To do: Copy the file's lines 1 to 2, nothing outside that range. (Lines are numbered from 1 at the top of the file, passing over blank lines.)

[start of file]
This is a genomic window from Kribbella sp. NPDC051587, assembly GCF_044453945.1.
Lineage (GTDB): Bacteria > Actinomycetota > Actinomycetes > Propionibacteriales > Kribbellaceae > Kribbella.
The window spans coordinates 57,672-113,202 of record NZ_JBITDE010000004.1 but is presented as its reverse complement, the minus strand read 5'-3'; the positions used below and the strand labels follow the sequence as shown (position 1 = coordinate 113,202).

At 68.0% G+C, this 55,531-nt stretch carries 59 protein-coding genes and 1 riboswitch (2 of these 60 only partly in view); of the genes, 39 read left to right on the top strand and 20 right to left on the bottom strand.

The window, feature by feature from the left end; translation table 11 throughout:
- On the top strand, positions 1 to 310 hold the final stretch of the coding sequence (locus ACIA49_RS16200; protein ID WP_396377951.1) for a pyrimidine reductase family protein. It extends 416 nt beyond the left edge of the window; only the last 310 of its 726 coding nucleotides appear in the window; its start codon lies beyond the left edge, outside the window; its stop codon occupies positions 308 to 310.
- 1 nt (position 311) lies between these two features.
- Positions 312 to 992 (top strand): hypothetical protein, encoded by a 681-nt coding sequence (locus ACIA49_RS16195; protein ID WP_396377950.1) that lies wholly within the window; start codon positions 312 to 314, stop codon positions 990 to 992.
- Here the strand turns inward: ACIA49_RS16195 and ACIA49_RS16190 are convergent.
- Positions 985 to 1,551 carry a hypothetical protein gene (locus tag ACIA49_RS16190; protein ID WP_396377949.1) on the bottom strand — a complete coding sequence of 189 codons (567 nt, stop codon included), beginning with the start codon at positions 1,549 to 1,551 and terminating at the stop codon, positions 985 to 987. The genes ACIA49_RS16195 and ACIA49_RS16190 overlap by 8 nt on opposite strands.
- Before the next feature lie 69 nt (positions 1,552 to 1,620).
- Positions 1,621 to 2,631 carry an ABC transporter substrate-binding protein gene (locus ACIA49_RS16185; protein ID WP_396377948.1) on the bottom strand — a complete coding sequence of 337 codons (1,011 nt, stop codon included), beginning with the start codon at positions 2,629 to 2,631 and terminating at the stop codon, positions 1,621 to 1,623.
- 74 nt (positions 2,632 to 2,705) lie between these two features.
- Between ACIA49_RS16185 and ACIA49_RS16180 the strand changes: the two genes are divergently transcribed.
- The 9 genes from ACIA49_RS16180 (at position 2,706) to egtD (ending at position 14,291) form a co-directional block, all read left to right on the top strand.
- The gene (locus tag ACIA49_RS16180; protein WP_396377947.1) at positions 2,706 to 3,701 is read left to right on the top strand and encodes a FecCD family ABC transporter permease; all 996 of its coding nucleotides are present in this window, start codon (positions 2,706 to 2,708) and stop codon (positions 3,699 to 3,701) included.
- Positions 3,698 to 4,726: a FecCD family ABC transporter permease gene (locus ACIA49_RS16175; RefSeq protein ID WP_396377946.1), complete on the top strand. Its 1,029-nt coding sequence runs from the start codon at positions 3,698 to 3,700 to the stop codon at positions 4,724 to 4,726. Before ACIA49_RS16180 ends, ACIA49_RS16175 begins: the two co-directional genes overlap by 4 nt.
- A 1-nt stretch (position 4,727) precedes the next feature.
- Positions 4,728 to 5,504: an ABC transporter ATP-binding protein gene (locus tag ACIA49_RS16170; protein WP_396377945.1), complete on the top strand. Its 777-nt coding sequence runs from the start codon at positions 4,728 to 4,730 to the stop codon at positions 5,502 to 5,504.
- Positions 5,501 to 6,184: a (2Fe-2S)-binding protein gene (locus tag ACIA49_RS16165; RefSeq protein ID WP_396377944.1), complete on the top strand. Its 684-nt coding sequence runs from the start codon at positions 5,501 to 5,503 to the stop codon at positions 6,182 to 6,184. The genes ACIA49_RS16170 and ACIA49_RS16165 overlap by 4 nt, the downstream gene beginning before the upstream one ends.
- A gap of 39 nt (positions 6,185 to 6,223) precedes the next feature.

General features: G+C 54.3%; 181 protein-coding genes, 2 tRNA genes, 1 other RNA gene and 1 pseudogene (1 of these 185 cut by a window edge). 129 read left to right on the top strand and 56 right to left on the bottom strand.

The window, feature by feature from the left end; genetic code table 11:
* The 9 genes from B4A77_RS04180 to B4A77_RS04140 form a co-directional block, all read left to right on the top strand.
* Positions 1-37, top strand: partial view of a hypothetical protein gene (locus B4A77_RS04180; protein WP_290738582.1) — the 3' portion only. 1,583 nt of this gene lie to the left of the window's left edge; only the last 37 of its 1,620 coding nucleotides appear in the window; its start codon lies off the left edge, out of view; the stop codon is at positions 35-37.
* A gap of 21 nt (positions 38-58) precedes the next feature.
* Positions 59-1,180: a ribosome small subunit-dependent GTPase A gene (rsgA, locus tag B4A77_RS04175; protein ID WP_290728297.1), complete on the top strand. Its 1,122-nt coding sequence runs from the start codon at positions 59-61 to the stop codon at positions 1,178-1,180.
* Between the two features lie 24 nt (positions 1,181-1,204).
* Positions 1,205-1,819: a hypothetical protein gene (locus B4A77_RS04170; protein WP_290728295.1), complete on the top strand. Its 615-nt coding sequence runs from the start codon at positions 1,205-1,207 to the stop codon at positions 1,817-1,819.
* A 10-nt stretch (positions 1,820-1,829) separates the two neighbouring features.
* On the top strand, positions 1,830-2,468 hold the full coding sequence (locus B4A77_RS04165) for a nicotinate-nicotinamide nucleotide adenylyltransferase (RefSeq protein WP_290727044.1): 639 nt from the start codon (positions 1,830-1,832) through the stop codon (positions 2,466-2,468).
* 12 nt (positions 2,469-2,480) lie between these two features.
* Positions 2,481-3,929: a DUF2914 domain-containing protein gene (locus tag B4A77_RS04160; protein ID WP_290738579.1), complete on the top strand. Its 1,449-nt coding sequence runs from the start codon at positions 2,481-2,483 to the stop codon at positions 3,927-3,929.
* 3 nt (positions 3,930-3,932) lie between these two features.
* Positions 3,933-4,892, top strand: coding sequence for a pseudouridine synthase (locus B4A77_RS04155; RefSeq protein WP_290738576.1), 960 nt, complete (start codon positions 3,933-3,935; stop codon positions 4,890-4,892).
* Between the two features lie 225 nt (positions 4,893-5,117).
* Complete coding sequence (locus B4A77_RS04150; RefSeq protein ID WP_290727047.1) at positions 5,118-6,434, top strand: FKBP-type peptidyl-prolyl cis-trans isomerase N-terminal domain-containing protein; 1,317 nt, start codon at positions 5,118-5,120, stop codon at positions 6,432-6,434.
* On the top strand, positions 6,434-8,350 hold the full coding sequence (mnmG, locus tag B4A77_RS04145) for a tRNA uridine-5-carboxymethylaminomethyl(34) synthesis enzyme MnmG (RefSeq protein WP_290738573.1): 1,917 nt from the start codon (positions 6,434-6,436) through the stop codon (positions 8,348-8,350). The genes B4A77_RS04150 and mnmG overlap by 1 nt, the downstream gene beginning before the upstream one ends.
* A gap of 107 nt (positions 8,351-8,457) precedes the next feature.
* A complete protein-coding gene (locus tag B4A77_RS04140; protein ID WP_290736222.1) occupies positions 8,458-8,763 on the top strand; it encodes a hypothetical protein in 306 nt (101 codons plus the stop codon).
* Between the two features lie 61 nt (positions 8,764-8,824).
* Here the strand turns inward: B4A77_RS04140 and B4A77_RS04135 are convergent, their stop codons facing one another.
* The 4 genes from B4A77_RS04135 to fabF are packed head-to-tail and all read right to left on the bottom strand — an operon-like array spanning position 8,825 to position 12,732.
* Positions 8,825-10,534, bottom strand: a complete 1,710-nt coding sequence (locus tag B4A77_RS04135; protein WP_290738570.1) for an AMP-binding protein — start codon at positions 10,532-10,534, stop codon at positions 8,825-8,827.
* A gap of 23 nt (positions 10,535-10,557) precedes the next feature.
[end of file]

This is a genomic window from Kribbella sp. NPDC051587, assembly GCF_044453945.1.
Lineage (GTDB): Bacteria > Actinomycetota > Actinomycetes > Propionibacteriales > Kribbellaceae > Kribbella.